Introduction: Dysphagia is a common post-stroke complication, yet there are no standard tools to guide recommendations for placement of percutaneous endoscopic gastrostomy (PEG) tube. Prior prediction models in acute ischemic stroke (AIS) have had inconsistent findings and have not included objective swallowing assessments. We hypothesized that inclusion of an aspiration-based score would simplify the prediction model and be a strong independent predictor of PEG placement among patients referred for instrumental assessment of swallowing (IAS) after failed bedside swallow.
Methods: Consecutive cases of AIS were identified from our inpatient registry (6/14- 4/15). Patients transferred to hospice or dying within 3 days of hospitalization were excluded. NIHSS and sub-items, medical history, and demographic data were included in the full model and subgroup analysis which included patients undergoing IAS. Univariate and multiple logistic regression were used to assess predictors of PEG placement. Penetration-Aspiration (PEN-ASP) scores (1-2 normal; 3-5, penetration, 6-8, aspiration) calculated using Fiberoptic Endoscopic Evaluation of Swallowing and Modified Barium Swallow Studies were included in the model for subgroup analysis.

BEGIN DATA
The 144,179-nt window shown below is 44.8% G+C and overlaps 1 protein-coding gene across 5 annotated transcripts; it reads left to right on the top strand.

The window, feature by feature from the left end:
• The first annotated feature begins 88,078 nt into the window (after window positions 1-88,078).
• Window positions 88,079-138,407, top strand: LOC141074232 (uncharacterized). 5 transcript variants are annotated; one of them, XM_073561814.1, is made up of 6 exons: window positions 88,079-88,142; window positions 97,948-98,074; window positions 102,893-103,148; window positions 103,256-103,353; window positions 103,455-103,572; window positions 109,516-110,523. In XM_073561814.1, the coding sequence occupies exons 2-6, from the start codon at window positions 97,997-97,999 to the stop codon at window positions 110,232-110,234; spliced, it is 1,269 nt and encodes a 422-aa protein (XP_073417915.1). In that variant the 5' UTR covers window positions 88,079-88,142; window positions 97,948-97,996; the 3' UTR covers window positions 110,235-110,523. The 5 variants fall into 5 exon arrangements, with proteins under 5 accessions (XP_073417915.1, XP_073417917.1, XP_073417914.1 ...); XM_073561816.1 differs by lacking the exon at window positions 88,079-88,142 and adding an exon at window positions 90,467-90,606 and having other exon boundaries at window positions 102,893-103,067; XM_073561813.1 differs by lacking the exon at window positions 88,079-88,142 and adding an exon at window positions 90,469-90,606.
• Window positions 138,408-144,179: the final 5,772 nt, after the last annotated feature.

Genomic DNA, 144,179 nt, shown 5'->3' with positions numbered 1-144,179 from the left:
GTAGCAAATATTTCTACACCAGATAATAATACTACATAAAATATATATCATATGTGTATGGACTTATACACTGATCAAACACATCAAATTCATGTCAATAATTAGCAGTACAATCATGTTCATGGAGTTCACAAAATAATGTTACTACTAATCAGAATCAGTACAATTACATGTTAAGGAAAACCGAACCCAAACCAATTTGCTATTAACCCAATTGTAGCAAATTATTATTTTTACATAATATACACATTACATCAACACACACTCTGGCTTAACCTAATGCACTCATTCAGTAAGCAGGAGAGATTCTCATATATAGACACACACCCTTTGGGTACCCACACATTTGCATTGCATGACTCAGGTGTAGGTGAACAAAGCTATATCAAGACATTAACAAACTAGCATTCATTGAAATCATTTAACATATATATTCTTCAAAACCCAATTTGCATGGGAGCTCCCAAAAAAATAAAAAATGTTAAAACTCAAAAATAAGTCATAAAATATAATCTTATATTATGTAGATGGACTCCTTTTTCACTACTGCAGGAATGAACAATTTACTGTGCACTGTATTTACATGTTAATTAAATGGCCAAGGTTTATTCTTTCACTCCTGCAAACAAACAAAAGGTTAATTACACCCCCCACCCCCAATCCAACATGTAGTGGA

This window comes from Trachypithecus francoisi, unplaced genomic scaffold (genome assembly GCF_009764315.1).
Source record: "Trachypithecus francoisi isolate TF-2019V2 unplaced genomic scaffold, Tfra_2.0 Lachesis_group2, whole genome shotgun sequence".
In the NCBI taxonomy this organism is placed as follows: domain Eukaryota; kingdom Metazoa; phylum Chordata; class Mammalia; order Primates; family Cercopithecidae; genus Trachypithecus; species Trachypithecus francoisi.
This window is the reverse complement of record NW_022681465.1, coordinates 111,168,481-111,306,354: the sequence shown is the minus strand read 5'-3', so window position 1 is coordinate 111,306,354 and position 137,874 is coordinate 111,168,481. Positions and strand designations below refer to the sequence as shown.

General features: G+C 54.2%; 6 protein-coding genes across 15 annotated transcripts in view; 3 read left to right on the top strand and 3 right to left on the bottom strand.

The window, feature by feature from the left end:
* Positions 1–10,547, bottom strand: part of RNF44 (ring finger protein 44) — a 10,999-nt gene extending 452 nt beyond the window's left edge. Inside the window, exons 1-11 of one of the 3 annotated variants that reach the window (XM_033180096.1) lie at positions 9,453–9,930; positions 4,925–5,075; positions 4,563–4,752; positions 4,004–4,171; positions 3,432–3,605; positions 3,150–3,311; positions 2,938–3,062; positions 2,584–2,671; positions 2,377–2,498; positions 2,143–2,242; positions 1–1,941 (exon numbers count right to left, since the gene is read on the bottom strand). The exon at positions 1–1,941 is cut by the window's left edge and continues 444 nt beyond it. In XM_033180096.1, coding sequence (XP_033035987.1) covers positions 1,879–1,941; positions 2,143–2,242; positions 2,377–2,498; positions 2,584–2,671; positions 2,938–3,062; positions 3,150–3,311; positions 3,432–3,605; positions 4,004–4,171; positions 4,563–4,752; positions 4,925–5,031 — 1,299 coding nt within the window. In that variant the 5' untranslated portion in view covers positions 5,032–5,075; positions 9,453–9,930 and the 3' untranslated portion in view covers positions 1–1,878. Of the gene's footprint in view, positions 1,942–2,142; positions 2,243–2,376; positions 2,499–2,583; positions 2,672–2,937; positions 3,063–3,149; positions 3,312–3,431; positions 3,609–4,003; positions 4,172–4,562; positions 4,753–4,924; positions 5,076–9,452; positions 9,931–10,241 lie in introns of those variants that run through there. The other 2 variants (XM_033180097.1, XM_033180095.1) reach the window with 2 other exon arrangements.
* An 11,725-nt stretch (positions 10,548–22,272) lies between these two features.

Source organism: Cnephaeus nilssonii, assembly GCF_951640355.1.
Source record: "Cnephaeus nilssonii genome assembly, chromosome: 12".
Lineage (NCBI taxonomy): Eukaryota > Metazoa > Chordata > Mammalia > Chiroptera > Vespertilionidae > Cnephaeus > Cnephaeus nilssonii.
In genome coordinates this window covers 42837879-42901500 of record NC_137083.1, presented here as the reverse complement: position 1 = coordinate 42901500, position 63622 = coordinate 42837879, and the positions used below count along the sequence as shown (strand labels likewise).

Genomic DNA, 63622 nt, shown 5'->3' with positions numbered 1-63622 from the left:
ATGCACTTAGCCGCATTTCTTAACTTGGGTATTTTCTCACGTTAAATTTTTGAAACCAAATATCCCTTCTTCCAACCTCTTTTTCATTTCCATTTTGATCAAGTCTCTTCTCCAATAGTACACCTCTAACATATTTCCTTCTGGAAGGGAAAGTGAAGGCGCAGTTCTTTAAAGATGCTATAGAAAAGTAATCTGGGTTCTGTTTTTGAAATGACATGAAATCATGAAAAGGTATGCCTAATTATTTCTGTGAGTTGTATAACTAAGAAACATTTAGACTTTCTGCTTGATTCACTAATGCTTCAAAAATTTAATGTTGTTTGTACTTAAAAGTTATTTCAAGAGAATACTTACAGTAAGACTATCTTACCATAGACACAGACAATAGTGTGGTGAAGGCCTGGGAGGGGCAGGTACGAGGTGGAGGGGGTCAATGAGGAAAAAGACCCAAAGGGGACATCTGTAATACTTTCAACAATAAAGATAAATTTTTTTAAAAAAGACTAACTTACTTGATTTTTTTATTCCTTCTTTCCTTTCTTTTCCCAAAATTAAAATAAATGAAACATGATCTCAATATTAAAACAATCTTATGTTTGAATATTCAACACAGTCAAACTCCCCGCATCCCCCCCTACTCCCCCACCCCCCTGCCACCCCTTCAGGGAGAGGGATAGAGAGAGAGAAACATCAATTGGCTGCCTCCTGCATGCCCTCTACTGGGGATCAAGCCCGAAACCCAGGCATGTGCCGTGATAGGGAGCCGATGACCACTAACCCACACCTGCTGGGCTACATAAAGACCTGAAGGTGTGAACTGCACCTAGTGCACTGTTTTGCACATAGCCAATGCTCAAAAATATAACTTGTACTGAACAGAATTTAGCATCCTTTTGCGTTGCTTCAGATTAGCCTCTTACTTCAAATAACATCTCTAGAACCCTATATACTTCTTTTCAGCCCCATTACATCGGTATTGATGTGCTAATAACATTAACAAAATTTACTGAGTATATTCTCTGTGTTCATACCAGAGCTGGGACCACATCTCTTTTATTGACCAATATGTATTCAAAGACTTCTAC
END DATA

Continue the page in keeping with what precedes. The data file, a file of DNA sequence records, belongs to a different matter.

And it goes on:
Results: Among 731 AIS patients, 17.9% (131) of patients received a PEG and 200 patients received IAS (39.5 % PEG). In the full model, arrival GCS and NIHSS, NIHSS level of consciousness score, and prior Diabetes Mellitus and ICH (p < 0.05). Among patients receiving IAS, arrival NIHSS, PEN-ASP score, and race (Hispanic v White) was associated with PEG placement.
Conclusions: This study represents the largest cohort of AIS patients undergoing PEG placement and IAS. We demonstrated that the PEN-ASP score helps to predict PEG placement in AIS. Race also emerged as a predictor, and in future studies, we will examine patient and provider-level factors to explain this association.